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Glitches in new paperless workers' comp system holding up claims

It was inevitable that Pennsylvania’s workers’ compensation system would eventually go electronic, but no one was expecting the substantial delays being created at the Bureau of Workers' Compensation. According to the Philadelphia Inquirer, at least 500 new workers’ comp claims are still awaiting assignments to judges since the bureau’s new paperless system went online on Sept. 9.

The glitches have affected a broad swath of functions ranging from injured people and their lawyers being unable to upload claims and files to previously-existing files disappearing altogether. Workers, employers, insurance companies and even judges aren’t being notified when claims have been adjudicated. In some cases, hearings with judges have been scheduled, but the judges can’t access the case files on hearing days.

The Department of Labor and Industry signed a contract during the Rendell administration with a New York-based consulting firm, which was to overhaul the Bureau of Workers’ Compensation’s claims processing system and make it possible for filings, notices and hearing scheduling to be handled electronically. Initial development was to cost $45 million, with an additional $5.1 million each year for maintenance and enhancement over the next three years.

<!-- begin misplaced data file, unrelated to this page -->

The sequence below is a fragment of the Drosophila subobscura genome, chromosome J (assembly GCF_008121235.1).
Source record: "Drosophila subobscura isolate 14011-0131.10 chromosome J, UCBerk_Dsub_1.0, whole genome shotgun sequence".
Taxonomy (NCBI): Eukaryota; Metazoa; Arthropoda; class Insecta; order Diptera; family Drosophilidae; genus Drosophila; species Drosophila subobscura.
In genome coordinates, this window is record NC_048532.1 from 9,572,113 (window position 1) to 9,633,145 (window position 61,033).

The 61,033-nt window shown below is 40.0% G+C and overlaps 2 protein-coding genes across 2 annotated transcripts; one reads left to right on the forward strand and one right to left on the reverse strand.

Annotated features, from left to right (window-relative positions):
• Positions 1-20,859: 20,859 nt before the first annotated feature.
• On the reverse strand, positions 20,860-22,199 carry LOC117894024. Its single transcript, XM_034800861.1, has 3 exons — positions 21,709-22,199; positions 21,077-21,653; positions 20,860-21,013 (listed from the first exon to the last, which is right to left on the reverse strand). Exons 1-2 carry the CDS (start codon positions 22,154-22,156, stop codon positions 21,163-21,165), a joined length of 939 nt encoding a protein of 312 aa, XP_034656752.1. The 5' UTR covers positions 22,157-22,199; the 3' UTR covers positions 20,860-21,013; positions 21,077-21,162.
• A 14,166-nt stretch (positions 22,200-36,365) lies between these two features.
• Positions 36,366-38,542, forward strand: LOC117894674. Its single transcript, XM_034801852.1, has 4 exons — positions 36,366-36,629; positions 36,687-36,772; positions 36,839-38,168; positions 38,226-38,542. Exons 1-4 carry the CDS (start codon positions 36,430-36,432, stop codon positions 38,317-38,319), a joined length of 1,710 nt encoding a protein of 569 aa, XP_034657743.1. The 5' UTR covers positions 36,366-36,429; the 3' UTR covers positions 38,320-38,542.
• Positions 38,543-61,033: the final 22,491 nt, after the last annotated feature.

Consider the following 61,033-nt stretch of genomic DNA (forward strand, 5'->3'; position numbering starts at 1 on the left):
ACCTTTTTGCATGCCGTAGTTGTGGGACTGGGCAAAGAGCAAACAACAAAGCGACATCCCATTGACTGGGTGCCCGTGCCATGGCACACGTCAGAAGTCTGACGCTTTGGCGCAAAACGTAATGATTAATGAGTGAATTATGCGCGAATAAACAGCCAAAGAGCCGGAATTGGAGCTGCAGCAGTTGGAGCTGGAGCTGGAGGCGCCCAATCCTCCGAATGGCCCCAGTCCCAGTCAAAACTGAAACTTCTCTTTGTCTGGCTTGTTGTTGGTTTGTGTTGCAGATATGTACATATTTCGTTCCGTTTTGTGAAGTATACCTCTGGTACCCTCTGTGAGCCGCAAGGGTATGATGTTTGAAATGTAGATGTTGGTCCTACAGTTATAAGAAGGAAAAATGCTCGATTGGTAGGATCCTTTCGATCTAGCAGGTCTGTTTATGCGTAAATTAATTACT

The problems, however, became apparently as soon as the new system went live. The Labor and Industry Department says that the contract has a 90-day warranty period, so the additional work to fix the glitches won’t cost extra -- but that’s cold comfort for the injured people whose claims are being held up.

One injured worker interviewed by the Inquirer hurt his back and legs in early September and is still awaiting an initial hearing. The 49-year-old landscaper fell through a manhole that had been left open on a job site. While the computer glitches drag on, he still has to pay for his rent, food and child support, while the medical bills roll in.

A Department of Labor and Industry spokesperson said the agency has added staff to work through the claims backlog as soon as it can be done, adding "there are always going to be growing pains associated with going from paper to online." Unfortunately, those growing pains are costing injured workers, at least in the form of stress and aggravation.

Source: The Philadelphia Inquirer, “Computer woes plague Pa. worker comp system," Angela Couloumbis, , Oct. 21, 2013

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